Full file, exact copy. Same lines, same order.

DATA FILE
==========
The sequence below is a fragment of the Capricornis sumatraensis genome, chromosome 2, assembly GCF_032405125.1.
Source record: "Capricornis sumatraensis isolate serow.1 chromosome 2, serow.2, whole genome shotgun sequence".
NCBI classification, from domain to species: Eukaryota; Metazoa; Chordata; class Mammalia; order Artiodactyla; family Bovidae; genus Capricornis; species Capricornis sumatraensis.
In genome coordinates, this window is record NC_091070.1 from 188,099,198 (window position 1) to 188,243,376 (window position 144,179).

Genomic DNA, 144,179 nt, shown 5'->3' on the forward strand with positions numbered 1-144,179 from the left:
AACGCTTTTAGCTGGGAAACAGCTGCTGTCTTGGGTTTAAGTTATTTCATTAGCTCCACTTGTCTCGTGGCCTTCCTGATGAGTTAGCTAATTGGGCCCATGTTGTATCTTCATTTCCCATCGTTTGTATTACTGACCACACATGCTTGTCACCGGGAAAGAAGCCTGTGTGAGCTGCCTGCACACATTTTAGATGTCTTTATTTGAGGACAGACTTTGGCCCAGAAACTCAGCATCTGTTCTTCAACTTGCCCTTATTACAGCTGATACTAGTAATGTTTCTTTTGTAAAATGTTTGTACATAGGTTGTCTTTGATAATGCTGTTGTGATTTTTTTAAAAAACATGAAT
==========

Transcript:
The sequence below is a fragment of the Capricornis sumatraensis genome, chromosome 2, assembly GCF_032405125.1.
Source record: "Capricornis sumatraensis isolate serow.1 chromosome 2, serow.2, whole genome shotgun sequence".
NCBI classification, from domain to species: Eukaryota; Metazoa; Chordata; class Mammalia; order Artiodactyla; family Bovidae; genus Capricornis; species Capricornis sumatraensis.
In genome coordinates, this window is record NC_091070.1 from 188,099,198 (window position 1) to 188,243,376 (window position 144,179).

Genomic DNA, 144,179 nt, shown 5'->3' on the forward strand with positions numbered 1-144,179 from the left:
AACGCTTTTAGCTGGGAAACAGCTGCTGTCTTGGGTTTAAGTTATTTCATTAGCTCCACTTGTCTCGTGGCCTTCCTGATGAGTTAGCTAATTGGGCCCATGTTGTATCTTCATTTCCCATCGTTTGTATTACTGACCACACATGCTTGTCACCGGGAAAGAAGCCTGTGTGAGCTGCCTGCACACATTTTAGATGTCTTTATTTGAGGACAGACTTTGGCCCAGAAACTCAGCATCTGTTCTTCAACTTGCCCTTATTACAGCTGATACTAGTAATGTTTCTTTTGTAAAATGTTTGTACATAGGTTGTCTTTGATAATGCTGTTGTGATTTTTTTAAAAAACATGAAT